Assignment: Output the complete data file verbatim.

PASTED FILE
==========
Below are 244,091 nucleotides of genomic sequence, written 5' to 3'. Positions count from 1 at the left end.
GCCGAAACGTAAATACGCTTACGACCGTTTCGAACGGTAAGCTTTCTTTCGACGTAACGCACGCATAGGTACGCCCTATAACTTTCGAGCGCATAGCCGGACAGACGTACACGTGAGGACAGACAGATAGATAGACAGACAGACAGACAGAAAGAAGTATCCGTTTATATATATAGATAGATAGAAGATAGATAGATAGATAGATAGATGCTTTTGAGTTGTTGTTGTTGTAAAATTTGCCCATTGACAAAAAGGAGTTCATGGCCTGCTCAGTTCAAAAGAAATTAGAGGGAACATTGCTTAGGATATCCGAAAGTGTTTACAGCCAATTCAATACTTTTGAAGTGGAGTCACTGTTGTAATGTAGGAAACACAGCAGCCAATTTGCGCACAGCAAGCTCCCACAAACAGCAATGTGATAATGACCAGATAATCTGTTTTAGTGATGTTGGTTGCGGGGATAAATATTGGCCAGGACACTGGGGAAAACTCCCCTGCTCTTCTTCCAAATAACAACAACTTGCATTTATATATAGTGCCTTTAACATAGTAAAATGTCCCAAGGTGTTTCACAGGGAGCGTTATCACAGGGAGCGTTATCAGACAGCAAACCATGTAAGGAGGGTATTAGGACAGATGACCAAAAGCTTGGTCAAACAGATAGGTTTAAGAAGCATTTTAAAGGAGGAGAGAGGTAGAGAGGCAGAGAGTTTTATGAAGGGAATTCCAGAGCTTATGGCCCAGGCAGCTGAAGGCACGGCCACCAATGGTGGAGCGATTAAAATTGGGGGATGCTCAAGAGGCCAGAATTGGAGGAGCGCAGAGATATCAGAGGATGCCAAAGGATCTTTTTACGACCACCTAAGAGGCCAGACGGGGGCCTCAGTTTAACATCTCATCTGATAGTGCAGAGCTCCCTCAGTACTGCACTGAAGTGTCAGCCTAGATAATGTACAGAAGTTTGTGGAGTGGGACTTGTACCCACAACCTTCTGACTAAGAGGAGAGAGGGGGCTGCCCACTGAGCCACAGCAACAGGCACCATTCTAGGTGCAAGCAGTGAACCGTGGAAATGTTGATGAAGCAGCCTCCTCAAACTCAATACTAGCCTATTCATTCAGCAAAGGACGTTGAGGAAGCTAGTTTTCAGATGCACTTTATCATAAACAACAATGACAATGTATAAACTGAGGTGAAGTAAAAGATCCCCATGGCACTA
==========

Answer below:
Below are 244,091 nucleotides of genomic sequence, written 5' to 3'. Positions count from 1 at the left end.
GCCGAAACGTAAATACGCTTACGACCGTTTCGAACGGTAAGCTTTCTTTCGACGTAACGCACGCATAGGTACGCCCTATAACTTTCGAGCGCATAGCCGGACAGACGTACACGTGAGGACAGACAGATAGATAGACAGACAGACAGACAGAAAGAAGTATCCGTTTATATATATAGATAGATAGAAGATAGATAGATAGATAGATAGATGCTTTTGAGTTGTTGTTGTTGTAAAATTTGCCCATTGACAAAAAGGAGTTCATGGCCTGCTCAGTTCAAAAGAAATTAGAGGGAACATTGCTTAGGATATCCGAAAGTGTTTACAGCCAATTCAATACTTTTGAAGTGGAGTCACTGTTGTAATGTAGGAAACACAGCAGCCAATTTGCGCACAGCAAGCTCCCACAAACAGCAATGTGATAATGACCAGATAATCTGTTTTAGTGATGTTGGTTGCGGGGATAAATATTGGCCAGGACACTGGGGAAAACTCCCCTGCTCTTCTTCCAAATAACAACAACTTGCATTTATATATAGTGCCTTTAACATAGTAAAATGTCCCAAGGTGTTTCACAGGGAGCGTTATCACAGGGAGCGTTATCAGACAGCAAACCATGTAAGGAGGGTATTAGGACAGATGACCAAAAGCTTGGTCAAACAGATAGGTTTAAGAAGCATTTTAAAGGAGGAGAGAGGTAGAGAGGCAGAGAGTTTTATGAAGGGAATTCCAGAGCTTATGGCCCAGGCAGCTGAAGGCACGGCCACCAATGGTGGAGCGATTAAAATTGGGGGATGCTCAAGAGGCCAGAATTGGAGGAGCGCAGAGATATCAGAGGATGCCAAAGGATCTTTTTACGACCACCTAAGAGGCCAGACGGGGGCCTCAGTTTAACATCTCATCTGATAGTGCAGAGCTCCCTCAGTACTGCACTGAAGTGTCAGCCTAGATAATGTACAGAAGTTTGTGGAGTGGGACTTGTACCCACAACCTTCTGACTAAGAGGAGAGAGGGGGCTGCCCACTGAGCCACAGCAACAGGCACCATTCTAGGTGCAAGCAGTGAACCGTGGAAATGTTGATGAAGCAGCCTCCTCAAACTCAATACTAGCCTATTCATTCAGCAAAGGACGTTGAGGAAGCTAGTTTTCAGATGCACTTTATCATAAACAACAATGACAATGTATAAACTGAGGTGAAGTAAAAGATCCCCATGGCACTA